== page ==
Climber suffers multiple fractures in Bluff fall

| 29/12/2014

(CNS): A 51-year-old man sustained multiple fractures on Boxing Day after he fell 60 feet while climbing on the Bluff, Cayman Brac. Police said the climber, who was visiting from the US, was taken by the emergency services to Faith Hospital, where he was stabilized but found to be in need of emergency care and surgery due to the extent of his injuries. As a result, the RCIPS Air Operations Unit were contacted to medevac the casualty as a matter of urgency. The police chopper was reconfigured into its air ambulance role and the duty crew, along with a critical care nurse, flew to the Brac to collect the injured man.

The helicopter took him to Grand Cayman but he has since been transferred to a US hospital, where he is said to be in stable condition following his treatment at the George Town hospital.

"The police helicopter is always available for the benefit of the security and safety of the residents and visitors in the Cayman Islands," a spokesperson stated. “The Air Ambulance in critical care cases is one of the roles the crew prepare and are in readiness for, and we are pleased to be of assistance."

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  1. Anonymous says:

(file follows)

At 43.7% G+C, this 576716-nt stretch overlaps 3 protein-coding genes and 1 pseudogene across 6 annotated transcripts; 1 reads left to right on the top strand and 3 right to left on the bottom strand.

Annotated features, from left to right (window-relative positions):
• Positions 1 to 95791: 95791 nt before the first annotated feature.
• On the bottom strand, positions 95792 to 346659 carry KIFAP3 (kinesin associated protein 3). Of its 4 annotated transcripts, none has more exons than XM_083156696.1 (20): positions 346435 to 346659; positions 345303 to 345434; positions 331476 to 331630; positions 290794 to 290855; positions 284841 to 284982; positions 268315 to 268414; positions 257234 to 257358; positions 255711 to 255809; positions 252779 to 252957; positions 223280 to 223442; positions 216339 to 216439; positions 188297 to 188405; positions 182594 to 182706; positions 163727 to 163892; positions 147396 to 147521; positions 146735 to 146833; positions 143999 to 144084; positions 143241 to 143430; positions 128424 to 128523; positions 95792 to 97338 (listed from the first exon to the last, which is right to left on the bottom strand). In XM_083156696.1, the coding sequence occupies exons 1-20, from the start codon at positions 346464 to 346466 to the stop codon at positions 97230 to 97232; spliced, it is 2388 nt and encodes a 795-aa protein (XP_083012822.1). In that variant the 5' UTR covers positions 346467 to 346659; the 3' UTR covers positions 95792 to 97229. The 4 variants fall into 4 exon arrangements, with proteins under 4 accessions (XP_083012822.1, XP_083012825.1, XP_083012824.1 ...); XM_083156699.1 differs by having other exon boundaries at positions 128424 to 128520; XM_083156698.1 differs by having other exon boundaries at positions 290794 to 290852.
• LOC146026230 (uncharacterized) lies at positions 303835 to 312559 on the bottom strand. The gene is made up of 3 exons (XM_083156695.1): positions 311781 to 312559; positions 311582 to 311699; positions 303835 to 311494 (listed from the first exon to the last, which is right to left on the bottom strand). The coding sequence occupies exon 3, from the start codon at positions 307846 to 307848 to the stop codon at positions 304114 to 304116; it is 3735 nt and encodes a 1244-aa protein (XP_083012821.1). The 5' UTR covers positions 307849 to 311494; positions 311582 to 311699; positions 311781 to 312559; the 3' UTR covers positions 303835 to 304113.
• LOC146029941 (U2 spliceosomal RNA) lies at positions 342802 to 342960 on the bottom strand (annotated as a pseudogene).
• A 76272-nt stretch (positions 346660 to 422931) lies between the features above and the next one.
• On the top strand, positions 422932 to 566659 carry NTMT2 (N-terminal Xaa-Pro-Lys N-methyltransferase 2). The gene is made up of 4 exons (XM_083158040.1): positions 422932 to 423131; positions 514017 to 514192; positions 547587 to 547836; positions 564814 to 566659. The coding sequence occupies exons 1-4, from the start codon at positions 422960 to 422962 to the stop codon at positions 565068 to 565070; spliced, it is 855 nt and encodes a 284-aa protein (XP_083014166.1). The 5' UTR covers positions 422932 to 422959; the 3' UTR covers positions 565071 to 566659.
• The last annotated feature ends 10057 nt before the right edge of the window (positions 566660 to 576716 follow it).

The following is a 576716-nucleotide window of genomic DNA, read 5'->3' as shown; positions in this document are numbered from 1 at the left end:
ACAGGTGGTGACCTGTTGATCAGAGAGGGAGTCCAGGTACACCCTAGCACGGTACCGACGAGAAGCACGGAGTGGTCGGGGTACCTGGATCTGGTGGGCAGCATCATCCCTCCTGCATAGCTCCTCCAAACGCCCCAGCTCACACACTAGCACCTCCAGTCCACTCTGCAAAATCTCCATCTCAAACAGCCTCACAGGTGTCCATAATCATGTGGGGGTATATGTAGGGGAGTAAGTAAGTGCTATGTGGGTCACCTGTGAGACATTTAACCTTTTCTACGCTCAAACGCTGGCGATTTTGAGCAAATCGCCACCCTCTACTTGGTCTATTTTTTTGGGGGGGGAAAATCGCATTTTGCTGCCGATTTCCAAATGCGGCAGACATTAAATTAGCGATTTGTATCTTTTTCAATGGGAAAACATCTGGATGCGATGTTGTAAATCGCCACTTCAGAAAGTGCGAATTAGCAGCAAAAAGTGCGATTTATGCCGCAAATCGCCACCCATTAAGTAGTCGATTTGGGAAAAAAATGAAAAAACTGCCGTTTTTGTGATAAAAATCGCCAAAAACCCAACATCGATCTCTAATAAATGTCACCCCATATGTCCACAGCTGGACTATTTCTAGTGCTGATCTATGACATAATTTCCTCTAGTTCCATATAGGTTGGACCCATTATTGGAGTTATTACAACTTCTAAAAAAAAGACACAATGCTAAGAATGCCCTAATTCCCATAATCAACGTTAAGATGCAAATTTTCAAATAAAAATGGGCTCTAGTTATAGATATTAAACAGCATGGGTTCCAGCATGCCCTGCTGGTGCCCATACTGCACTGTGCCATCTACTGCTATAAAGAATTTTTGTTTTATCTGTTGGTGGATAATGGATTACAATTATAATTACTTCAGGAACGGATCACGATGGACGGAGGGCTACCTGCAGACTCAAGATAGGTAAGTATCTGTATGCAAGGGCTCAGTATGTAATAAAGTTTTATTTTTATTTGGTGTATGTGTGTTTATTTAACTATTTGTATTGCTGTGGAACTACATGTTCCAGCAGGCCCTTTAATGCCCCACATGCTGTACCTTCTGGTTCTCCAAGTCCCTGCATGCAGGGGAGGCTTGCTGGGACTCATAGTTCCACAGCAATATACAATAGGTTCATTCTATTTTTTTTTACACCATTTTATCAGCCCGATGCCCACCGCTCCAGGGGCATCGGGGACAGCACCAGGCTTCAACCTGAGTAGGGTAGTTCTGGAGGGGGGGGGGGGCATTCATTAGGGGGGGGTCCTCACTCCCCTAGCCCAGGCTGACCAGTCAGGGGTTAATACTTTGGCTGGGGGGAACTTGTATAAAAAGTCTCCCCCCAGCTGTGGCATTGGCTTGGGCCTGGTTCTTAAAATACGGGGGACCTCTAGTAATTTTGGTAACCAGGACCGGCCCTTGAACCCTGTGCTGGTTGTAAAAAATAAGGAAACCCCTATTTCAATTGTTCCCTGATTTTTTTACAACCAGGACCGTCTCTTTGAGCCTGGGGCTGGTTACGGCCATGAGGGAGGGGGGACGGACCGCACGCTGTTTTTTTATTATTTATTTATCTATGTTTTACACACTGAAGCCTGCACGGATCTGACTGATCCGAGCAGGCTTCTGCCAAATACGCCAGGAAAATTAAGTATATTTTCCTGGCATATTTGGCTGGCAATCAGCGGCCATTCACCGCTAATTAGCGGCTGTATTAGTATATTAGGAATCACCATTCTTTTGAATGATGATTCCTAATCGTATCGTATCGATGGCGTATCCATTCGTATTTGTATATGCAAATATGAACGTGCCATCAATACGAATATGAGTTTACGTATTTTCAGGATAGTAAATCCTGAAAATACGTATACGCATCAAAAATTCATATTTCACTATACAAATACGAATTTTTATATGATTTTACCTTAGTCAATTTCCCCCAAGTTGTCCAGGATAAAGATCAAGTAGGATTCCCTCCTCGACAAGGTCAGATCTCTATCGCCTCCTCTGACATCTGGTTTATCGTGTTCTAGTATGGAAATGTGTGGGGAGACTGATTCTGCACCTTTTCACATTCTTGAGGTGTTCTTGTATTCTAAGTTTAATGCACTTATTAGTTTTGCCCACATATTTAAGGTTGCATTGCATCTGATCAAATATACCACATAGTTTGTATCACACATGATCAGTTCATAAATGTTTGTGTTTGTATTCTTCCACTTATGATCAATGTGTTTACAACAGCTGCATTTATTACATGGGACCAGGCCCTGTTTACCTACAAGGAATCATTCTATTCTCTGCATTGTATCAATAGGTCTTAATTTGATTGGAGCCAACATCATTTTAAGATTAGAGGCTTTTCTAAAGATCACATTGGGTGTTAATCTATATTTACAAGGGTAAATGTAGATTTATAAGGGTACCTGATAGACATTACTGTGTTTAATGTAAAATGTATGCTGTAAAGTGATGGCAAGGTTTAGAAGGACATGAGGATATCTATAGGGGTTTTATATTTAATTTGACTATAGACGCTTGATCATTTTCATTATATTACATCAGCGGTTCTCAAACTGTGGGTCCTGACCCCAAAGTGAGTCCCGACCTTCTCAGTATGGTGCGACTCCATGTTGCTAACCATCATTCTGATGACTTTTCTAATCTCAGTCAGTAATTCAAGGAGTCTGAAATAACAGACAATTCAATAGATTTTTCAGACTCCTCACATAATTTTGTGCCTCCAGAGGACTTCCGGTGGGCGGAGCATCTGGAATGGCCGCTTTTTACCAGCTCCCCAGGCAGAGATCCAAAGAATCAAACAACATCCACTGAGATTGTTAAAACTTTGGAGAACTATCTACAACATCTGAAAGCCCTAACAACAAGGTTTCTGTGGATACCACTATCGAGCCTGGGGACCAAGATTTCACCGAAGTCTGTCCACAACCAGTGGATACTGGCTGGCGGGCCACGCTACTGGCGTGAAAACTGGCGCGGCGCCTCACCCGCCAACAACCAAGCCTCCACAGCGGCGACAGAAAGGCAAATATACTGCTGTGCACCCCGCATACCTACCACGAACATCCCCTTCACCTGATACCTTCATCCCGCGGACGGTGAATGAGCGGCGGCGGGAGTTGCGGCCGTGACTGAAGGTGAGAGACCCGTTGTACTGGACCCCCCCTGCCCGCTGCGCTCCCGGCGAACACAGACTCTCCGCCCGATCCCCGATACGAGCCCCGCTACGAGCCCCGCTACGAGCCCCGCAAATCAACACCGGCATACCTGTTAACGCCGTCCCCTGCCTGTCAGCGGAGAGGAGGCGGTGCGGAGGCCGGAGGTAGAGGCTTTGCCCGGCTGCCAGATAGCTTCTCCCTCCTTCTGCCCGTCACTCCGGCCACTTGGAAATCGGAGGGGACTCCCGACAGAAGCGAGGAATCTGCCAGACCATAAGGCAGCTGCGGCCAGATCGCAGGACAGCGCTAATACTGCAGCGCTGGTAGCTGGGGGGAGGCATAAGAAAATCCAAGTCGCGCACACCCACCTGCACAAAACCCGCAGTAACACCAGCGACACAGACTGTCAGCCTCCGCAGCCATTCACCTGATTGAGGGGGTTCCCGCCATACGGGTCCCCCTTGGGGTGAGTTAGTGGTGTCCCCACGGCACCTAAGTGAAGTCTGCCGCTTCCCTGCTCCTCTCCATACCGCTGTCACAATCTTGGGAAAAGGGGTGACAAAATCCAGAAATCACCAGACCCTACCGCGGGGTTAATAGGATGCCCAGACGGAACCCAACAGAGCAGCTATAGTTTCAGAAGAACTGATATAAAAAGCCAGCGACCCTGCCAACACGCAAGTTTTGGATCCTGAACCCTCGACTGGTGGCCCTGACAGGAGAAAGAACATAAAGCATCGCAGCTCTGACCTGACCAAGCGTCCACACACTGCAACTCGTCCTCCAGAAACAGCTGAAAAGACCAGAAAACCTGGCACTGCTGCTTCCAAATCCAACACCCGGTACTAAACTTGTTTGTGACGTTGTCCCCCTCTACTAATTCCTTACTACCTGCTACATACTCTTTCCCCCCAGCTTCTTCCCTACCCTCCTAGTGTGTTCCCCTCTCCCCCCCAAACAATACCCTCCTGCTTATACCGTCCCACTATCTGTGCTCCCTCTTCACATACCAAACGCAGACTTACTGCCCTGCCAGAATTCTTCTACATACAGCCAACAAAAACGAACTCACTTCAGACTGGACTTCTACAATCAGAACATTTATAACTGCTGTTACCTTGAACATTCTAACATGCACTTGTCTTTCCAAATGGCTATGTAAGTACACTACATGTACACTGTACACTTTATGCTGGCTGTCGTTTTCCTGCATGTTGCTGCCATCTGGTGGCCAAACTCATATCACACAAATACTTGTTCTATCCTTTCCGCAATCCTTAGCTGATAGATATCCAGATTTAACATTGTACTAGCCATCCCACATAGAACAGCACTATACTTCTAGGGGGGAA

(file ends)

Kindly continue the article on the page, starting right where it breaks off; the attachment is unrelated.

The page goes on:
Sorry, but as someone from the aviation industry localy has stated before, the use of the helicopter in this manner is a complete waste of money due to the wear and tear it puts on the helicopter.

    This was also highlighted before by professional agencies from overseas. Conduct an FOI if you don't believe me.

    It was pointed out that with the fact that the helo has to land at both airports and can not land at the hospitals, like in other developed countries, it was a waste to use it for this purpose when there are aircraft capable and less expensive to use. Conduct an FOI if you doubt me.

    While it was a good job, I believe as do many other professionals, that this is just another PR campaign to justify the use of this helo. 

    Maybe if an FOI was done the numbers will tell the truth.


  2. Anonymous says:

    Great job by all involved in the rescue and transport of this injured person. There seems to be a large climbing community that visits the Brac  to climb the various routes as described on a web page that I found, putting this incident aside as it may not be related, what is in place to assist or rescue climbers that are not easily accessible? Are our first responders trained and have the necessary equipment? Who monitors the destruction of rock formations that have been posted on the website showing a broken 50 lb stalactite and a male who had to receive stitches after it fell on him? Who monitors how close the climbers come to the nesting birds? What are the liabilities on the Govt or private landowners for injuries or death of any climber? Who has a business license to offer climbing vacations to the Brac? Just some relevant questions here that I believe need to be answered. 

  3. noname says:

    Respect the Bluff, Respect the Sea and critical care would not be necessary.

  4. Anonymous says:

    Nice response from the emergency services in helping to save a life.  It's also comforting to know that we have an emergency services helicopter able to provide round the clock support in the police, medical, coastguard and search and rescue roles when called upon to do so.